All of that said, there is only one person who can beat Hillary Clinton and that is Hillary Clinton. The prospect of electing the first woman president will take on the feel of history, as Obama’s candidacy achieved in 2008. And, the fact that she lost the 2008 race means that no Democratic male can beat her, certainly no white male, without women thinking that something is rotten. And no Democrat can win if women stay home and don’t vote. I suspect that Clinton has learned the lessons of her 2008 defeat. She has brought in grown-ups to run the show, people of independent stature like John Podesta who can tell her when she is wrong, enforce discipline within the always in-fighting factions of any presidential campaign, and walk away from the campaign if his advice is not taken. She did not have that in 2008.
Marco Rubio is the Republican, Latino version of Barack Obama, without the charisma. In the article on his announcement, Politico reported, “Rubio’s soaring rhetoric and the venue he chose – the iconic Freedom Tower, known as the ‘Ellis Island of the South’ – underscore the intensely personal nature of his campaign, an effort that’s as much about biography as it is about ideas and inspiration.” Sound like anyone we elected in 2008? Add to that the ethnic first. Add to that the first-term senator. Add to that the telegenic presence. Add to that the humble, hardscrabble family roots. Add to that the idea that one personality can address the nation’s problems when, of course, only policy changes will achieve that. Add to that the astonishingly thin resume and lack of executive experience.
There are differences between Rubio and Obama, to be sure. Last summer I watched Rubio give a version of his stump speech. There was not much there. The verbiage sounded like it had been lifted from a patriotic version of Hallmark cards. The policy details were absent. I walked away with the sense that here was a man about whom it is critical to know who are his advisors before even entertaining the idea of voting for him. He is a handsome vehicle for Republicanism, even Tea Party Republicanism, certainly less acidic than Ted Cruz, but that is all he is. If telling a good story was enough to be president, Harper Lee would have been elected a long time ago. And, I do not believe the American people, in their wisdom, will give the keys to the car to such an untested driver of a car otherwise filled with crazy people.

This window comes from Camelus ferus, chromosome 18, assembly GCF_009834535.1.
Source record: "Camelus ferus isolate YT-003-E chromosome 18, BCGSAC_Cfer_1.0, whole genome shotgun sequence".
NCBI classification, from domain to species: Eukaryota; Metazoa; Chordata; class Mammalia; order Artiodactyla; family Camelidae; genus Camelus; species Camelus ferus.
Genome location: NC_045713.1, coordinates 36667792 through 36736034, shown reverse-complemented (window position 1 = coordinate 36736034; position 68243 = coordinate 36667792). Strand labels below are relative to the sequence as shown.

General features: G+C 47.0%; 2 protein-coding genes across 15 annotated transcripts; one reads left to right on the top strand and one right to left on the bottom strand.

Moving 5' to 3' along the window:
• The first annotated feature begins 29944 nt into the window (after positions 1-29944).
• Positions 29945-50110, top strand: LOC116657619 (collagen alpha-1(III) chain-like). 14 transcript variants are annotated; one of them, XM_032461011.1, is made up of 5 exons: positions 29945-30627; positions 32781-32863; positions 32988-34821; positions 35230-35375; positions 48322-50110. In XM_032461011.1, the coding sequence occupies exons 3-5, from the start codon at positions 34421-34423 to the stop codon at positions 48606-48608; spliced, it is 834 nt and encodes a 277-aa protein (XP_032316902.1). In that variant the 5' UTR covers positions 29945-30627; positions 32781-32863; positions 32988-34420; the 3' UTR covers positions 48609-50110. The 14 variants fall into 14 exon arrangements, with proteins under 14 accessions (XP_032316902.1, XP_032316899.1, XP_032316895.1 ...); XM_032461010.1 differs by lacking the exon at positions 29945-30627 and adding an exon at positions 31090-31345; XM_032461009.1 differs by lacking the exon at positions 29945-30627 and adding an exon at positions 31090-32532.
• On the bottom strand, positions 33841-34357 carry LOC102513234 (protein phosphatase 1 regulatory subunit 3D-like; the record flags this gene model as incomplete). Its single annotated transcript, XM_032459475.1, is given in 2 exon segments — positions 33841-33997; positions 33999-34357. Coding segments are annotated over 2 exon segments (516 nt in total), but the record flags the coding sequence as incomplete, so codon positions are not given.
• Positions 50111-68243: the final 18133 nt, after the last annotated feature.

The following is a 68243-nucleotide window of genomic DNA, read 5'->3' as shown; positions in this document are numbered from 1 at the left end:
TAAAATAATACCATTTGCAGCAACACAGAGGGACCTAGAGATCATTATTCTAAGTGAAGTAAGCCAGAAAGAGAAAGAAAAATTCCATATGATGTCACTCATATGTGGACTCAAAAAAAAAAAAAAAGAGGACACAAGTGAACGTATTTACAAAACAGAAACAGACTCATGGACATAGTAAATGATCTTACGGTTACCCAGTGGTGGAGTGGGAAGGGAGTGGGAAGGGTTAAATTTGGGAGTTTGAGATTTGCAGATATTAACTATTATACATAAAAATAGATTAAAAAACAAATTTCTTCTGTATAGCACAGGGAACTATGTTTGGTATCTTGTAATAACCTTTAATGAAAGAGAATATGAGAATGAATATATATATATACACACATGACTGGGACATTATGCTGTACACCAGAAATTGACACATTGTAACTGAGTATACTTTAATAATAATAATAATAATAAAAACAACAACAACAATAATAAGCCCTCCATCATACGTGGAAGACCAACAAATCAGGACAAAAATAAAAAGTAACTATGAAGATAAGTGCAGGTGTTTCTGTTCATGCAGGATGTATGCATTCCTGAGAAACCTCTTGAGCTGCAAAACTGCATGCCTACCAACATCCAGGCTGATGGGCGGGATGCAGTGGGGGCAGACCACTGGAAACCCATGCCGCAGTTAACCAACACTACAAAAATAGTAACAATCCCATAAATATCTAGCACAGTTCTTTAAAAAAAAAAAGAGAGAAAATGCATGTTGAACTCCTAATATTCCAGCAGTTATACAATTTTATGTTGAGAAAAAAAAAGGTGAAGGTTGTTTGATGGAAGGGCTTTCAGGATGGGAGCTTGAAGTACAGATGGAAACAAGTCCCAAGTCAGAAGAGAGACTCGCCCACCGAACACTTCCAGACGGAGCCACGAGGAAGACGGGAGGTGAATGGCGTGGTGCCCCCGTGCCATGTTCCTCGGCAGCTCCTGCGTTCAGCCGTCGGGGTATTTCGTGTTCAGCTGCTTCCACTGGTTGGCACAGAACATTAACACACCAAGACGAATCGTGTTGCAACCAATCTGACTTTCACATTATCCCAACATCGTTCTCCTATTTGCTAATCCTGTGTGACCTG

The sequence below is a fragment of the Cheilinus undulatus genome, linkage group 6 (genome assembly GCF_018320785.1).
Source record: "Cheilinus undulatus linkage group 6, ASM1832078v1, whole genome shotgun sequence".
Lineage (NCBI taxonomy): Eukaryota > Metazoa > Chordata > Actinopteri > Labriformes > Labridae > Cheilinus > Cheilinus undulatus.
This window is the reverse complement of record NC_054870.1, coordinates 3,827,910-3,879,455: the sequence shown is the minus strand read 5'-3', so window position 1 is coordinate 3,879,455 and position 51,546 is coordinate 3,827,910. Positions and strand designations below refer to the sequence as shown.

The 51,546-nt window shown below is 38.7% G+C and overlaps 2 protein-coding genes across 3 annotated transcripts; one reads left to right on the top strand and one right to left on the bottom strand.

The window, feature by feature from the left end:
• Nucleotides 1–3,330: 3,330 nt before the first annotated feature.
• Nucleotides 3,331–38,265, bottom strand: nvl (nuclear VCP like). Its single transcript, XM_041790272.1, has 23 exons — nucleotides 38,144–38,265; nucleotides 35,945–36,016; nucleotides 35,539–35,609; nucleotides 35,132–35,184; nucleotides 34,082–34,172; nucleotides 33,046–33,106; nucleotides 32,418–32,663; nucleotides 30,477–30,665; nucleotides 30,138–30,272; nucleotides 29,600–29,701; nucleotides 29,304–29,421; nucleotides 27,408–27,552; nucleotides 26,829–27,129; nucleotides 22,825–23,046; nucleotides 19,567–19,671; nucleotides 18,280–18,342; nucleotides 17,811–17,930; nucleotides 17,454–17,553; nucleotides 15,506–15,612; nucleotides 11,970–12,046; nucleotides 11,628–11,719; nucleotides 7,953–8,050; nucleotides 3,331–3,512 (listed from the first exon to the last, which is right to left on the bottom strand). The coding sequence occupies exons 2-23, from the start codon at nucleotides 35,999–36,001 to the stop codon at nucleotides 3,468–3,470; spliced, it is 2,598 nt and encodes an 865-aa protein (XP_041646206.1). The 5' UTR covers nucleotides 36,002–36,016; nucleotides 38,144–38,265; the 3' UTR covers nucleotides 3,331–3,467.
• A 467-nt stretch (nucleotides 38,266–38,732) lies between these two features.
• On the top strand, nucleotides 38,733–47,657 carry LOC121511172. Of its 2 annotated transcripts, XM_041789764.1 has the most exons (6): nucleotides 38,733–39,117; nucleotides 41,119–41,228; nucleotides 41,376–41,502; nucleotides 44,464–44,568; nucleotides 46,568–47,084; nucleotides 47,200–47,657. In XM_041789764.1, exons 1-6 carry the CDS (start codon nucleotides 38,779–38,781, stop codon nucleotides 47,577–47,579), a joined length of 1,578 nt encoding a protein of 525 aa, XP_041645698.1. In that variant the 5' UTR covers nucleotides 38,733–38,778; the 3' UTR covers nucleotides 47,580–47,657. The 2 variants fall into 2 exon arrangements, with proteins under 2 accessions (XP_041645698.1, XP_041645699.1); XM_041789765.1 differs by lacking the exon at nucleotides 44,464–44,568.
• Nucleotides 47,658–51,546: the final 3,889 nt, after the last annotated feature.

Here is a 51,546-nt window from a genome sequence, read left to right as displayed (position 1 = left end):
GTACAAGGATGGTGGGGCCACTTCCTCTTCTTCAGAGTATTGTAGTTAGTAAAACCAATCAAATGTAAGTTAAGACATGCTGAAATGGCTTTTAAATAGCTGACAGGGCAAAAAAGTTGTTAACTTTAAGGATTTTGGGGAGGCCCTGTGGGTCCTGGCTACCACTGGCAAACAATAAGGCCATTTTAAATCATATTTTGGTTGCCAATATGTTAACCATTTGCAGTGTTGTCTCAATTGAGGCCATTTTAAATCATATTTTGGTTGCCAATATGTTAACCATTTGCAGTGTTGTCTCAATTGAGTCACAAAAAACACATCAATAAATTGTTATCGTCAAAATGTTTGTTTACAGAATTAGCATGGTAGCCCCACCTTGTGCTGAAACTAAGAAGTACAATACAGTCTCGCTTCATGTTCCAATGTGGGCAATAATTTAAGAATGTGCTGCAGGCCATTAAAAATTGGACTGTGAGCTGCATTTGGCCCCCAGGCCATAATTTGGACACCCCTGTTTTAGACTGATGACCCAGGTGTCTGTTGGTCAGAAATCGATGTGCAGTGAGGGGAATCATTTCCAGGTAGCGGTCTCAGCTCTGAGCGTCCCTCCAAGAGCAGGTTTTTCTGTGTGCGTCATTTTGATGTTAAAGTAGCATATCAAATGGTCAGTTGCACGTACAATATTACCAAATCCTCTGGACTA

The American people and the GOP primary electorate, however, are not the same set. Rubio’s seat in the Senate will allow him and Sen. Ted Cruz to grandstand for days when, for example, the debt-ceiling must be raised. Some Republicans may delude themselves into thinking that Rubio’s ability to speak Spanish and his Cuban roots will help the party win a greater share of the fastest growing part of the electorate, but my Dominican and Mexican and Salvadorean friends are not dumb and they resented the special treatment afford Cuban immigrants long before Rubio was old enough to vote. If he had stuck to his support for comprehensive immigration reform, it might be different, but he backed away from that deal almost the minute it was reached. No one likes a turncoat.
It is true that the American people like to look forward and that neither Clinton nor Jeb Bush shouts “forward.” But, sadly, I suspect this will be a conservative election cycle. People are not confident enough about the economy to take a risk. The images of terror in the world darken our imaginations. In the end, I suspect the race will come down to a race between Clinton and Bush, and I suspect she will clean his clock.